But those excuses come late in the game, and by that point I was almost too invested in the story to care why the “heroes” close themselves off so entirely. Perhaps with a little more attention to this question, King would’ve been able to provide a more satisfactory answer– the problem seemed more like an oversight than the product of poor planning or writing. Overall, this book was a fun time with a fascinating(ly dark) plot unlike anything I’ve encountered before, even in previous King novels.

My reaction: 5 out of 5 stars. This one isn’t going to be joining my all-time favorites list, but it is on my list of favorite King novels. It was a fast, interesting read that held my attention 100% from start to finish. I’ll definitely be reading on, though it might take me a couple of months to get around to it. October was a great time of year to start this series though, and I’m glad I finally picked it up. This one’s been sitting on my shelf since… probably 2013, so I’m glad I finally picked it up.

Further recommendations:

  • Robert Galbraith’s Career of Evil is actually the third book in what is currently a 4-book series by J. K. Rowling (Galbraith is a pen name). Unless you’re really into the will-they-won’t-they dynamic between the detective and his assistant, there’s really no reason to read the first two before this one, which was by far the strongest of the three that I’ve read so far. It also features interesting chapters from the killer’s perspective.
  • Caroline Kepnes’ YouAgain, if you like getting Mr. Mercedes’s whacked perspective, this is another fascinating story from the eyes of the deranged.

What’s your favorite Stephen King novel?

Sincerely,

The Literary Elephant

Advertisements

Book Haul 10.18

Just because I’ve been working basically 24/7 this month does not mean I haven’t also been stacking up some new books. In fact, book buying seems to be cathartic for me, and my reasoning for buying half of this list was: “Well, I’m not going to have time to read this, but book mail will make a few of my crappy days this month a little better so might as well.” When in doubt, buy books. (But seriously, I need to make a change.)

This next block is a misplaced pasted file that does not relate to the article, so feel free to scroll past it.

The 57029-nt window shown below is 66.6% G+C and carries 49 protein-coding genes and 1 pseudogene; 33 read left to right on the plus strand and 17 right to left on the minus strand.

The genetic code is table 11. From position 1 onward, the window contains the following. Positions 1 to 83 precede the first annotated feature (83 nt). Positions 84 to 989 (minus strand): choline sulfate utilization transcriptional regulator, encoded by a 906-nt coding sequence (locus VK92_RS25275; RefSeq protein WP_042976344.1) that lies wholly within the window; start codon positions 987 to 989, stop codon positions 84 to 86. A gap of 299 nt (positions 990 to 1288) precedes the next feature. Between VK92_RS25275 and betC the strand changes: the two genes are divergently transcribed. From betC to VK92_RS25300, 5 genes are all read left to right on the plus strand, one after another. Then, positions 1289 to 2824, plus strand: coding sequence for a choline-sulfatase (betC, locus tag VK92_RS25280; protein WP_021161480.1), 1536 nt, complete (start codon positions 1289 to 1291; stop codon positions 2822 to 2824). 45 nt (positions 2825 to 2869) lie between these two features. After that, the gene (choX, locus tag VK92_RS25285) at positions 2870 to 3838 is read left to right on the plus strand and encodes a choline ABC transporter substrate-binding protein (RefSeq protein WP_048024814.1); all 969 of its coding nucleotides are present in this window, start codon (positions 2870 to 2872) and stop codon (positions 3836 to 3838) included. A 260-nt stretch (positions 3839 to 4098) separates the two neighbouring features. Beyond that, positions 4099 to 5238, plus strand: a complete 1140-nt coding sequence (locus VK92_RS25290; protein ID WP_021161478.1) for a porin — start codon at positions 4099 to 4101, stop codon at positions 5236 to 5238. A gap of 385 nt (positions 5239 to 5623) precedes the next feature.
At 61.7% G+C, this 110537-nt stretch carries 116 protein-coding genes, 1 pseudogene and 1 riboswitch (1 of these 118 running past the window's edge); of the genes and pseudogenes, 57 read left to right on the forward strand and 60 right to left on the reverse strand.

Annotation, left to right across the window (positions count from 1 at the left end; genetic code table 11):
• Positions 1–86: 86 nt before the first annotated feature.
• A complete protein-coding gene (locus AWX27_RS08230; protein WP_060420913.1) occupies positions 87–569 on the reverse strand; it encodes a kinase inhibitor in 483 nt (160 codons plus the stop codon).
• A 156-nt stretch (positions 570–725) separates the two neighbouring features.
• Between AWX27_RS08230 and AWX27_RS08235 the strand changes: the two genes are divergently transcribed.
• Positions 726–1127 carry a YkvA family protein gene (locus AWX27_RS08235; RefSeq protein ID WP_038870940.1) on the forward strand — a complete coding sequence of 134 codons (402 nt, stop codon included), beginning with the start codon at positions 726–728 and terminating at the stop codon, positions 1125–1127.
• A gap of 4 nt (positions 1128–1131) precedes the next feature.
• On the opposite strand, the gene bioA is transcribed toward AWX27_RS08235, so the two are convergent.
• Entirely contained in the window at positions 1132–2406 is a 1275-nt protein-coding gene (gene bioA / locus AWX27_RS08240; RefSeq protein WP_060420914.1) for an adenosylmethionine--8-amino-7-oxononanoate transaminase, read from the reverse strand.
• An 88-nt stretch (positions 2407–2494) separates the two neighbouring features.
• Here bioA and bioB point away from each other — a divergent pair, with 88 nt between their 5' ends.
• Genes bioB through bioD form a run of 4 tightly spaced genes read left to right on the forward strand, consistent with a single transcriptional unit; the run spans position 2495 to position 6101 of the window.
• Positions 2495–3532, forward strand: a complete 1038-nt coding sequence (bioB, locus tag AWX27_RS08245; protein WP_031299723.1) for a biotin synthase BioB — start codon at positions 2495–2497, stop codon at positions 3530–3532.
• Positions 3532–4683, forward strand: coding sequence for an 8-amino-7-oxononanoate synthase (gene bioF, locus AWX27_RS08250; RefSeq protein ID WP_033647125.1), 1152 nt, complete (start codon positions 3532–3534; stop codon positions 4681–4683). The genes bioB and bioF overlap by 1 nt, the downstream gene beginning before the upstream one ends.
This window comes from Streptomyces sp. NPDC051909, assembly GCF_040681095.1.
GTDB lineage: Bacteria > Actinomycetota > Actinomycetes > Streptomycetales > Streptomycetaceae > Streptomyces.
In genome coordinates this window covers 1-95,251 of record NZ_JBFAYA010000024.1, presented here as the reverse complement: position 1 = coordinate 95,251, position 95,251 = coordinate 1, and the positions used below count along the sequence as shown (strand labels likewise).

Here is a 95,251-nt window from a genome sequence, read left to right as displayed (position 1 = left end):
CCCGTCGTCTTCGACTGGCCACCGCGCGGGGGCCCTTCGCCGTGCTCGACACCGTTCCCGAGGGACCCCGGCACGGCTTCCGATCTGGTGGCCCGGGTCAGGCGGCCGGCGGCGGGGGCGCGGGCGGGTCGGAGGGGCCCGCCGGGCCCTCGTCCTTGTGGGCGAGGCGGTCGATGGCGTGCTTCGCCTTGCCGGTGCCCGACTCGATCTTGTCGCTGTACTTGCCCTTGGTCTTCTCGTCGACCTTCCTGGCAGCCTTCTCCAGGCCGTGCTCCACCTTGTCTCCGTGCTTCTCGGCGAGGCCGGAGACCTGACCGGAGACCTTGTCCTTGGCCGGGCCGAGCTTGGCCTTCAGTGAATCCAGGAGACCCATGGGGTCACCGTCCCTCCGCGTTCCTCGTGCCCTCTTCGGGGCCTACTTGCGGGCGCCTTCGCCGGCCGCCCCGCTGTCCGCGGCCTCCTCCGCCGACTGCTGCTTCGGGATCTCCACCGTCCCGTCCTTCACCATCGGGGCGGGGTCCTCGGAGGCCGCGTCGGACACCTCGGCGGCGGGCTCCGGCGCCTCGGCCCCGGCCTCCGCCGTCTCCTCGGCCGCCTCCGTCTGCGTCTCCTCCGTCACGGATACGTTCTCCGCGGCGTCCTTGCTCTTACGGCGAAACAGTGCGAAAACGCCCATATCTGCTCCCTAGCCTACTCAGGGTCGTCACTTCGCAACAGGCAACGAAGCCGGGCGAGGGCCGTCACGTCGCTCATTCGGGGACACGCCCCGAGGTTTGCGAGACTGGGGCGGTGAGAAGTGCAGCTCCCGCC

Here’s what I picked up in October:

  1. Milkman by Anna Burns. I’ve been loving the Man Booker longlist this year, so I’ve been buying several of those books (via Book Depository) that haven’t been released in the US yet. This is one of the titles that most intrigued me, and for good reason apparently– it won the Man Booker Prize for 2018! I did read Milkman in October, but I’ve been too busy to keep up with reviews so that’s still pending. This is an Irish novel about the power of community and one girl’s experience (or non-experience) with a high stakes affair. The prose style might be somewhat polarizing, but I absolutely loved it.
  2. Normal People by Sally Rooney. Another Man Booker longlist title that’s not yet available in the US. I haven’t gotten around to reading this one yet, but I will be picking it up very soon as it’s one of only two titles from the longlist that I have left at this point. I remember essentially nothing about the synopsis for this book other than that it’s about a relationship between two college students. This is another Irish novel, and I’m really looking forward to it.
  3. The Butterfly Garden by Dot Hutchinson. I ordered this one when Halloween reading fever hit. There were so many spooky/thrilling books I wanted to read this year and of course I didn’t have time for them all. Hardly any, really. I’m thinking I might still pick up some of the spooky reads I never seem to have time for in October either in November or January, because I do like horror and thrills and just don’t seem to give myself enough time to read them.
  4. All We Shall Know by Donal Ryan. This was my first AbeBooks purchase, a trial run before I go for any more expensive editions there. I chose a used copy of this book in “like new” condition, and though it was not quite as pristine as I was expecting from that description, it’s a decent copy in the right edition and it arrived even earlier than I was expecting. I loved Ryan’s From a Low and Quiet Sea earlier this year (also from the Man Booker longlist) and wanted this cover of All We Shall Know to sit next to it on my shelf. And, of course, I also just really want to read it.